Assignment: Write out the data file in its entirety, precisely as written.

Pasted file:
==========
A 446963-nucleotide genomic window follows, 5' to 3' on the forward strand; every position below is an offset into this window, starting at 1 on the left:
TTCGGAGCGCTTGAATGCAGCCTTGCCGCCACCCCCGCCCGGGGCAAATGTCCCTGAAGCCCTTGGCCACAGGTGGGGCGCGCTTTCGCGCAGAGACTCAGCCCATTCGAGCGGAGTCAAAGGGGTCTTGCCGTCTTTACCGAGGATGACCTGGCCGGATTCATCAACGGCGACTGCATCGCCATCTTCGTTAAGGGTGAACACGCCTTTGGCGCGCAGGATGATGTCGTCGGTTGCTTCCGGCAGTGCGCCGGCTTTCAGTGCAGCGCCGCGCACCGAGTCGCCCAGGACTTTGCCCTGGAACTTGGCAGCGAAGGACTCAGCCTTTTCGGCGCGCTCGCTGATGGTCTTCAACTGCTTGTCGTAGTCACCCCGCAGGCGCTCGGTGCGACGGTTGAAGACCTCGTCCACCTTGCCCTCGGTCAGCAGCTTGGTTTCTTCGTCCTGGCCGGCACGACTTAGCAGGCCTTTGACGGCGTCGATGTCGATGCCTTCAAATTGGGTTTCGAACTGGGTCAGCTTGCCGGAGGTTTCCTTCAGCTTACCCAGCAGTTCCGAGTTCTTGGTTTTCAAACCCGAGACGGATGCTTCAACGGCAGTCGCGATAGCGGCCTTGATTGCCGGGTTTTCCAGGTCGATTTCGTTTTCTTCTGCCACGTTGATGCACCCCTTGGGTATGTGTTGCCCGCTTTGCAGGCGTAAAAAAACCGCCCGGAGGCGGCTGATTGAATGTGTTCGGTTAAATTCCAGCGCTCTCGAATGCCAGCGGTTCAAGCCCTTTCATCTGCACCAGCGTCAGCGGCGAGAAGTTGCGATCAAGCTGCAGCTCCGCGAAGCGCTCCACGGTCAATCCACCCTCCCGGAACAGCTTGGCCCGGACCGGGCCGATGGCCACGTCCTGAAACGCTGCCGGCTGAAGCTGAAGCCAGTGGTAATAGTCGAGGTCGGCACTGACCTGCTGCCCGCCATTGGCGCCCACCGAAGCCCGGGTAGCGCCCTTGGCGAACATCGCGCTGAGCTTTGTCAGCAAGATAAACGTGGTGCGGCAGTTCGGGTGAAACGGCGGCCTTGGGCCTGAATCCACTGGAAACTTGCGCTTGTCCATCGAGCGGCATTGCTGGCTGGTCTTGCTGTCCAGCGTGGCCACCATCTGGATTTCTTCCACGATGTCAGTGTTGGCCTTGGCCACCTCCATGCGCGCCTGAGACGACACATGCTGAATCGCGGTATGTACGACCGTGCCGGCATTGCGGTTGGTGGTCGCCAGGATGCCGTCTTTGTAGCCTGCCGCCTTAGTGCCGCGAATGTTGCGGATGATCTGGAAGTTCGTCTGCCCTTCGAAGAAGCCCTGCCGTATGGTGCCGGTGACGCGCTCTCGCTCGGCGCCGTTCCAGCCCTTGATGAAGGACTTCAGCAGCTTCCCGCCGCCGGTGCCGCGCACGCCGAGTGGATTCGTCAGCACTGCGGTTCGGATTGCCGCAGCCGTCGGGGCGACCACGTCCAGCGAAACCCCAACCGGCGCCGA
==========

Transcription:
A 446963-nucleotide genomic window follows, 5' to 3' on the forward strand; every position below is an offset into this window, starting at 1 on the left:
TTCGGAGCGCTTGAATGCAGCCTTGCCGCCACCCCCGCCCGGGGCAAATGTCCCTGAAGCCCTTGGCCACAGGTGGGGCGCGCTTTCGCGCAGAGACTCAGCCCATTCGAGCGGAGTCAAAGGGGTCTTGCCGTCTTTACCGAGGATGACCTGGCCGGATTCATCAACGGCGACTGCATCGCCATCTTCGTTAAGGGTGAACACGCCTTTGGCGCGCAGGATGATGTCGTCGGTTGCTTCCGGCAGTGCGCCGGCTTTCAGTGCAGCGCCGCGCACCGAGTCGCCCAGGACTTTGCCCTGGAACTTGGCAGCGAAGGACTCAGCCTTTTCGGCGCGCTCGCTGATGGTCTTCAACTGCTTGTCGTAGTCACCCCGCAGGCGCTCGGTGCGACGGTTGAAGACCTCGTCCACCTTGCCCTCGGTCAGCAGCTTGGTTTCTTCGTCCTGGCCGGCACGACTTAGCAGGCCTTTGACGGCGTCGATGTCGATGCCTTCAAATTGGGTTTCGAACTGGGTCAGCTTGCCGGAGGTTTCCTTCAGCTTACCCAGCAGTTCCGAGTTCTTGGTTTTCAAACCCGAGACGGATGCTTCAACGGCAGTCGCGATAGCGGCCTTGATTGCCGGGTTTTCCAGGTCGATTTCGTTTTCTTCTGCCACGTTGATGCACCCCTTGGGTATGTGTTGCCCGCTTTGCAGGCGTAAAAAAACCGCCCGGAGGCGGCTGATTGAATGTGTTCGGTTAAATTCCAGCGCTCTCGAATGCCAGCGGTTCAAGCCCTTTCATCTGCACCAGCGTCAGCGGCGAGAAGTTGCGATCAAGCTGCAGCTCCGCGAAGCGCTCCACGGTCAATCCACCCTCCCGGAACAGCTTGGCCCGGACCGGGCCGATGGCCACGTCCTGAAACGCTGCCGGCTGAAGCTGAAGCCAGTGGTAATAGTCGAGGTCGGCACTGACCTGCTGCCCGCCATTGGCGCCCACCGAAGCCCGGGTAGCGCCCTTGGCGAACATCGCGCTGAGCTTTGTCAGCAAGATAAACGTGGTGCGGCAGTTCGGGTGAAACGGCGGCCTTGGGCCTGAATCCACTGGAAACTTGCGCTTGTCCATCGAGCGGCATTGCTGGCTGGTCTTGCTGTCCAGCGTGGCCACCATCTGGATTTCTTCCACGATGTCAGTGTTGGCCTTGGCCACCTCCATGCGCGCCTGAGACGACACATGCTGAATCGCGGTATGTACGACCGTGCCGGCATTGCGGTTGGTGGTCGCCAGGATGCCGTCTTTGTAGCCTGCCGCCTTAGTGCCGCGAATGTTGCGGATGATCTGGAAGTTCGTCTGCCCTTCGAAGAAGCCCTGCCGTATGGTGCCGGTGACGCGCTCTCGCTCGGCGCCGTTCCAGCCCTTGATGAAGGACTTCAGCAGCTTCCCGCCGCCGGTGCCGCGCACGCCGAGTGGATTCGTCAGCACTGCGGTTCGGATTGCCGCAGCCGTCGGGGCGACCACGTCCAGCGAAACCCCAACCGGCGCCGA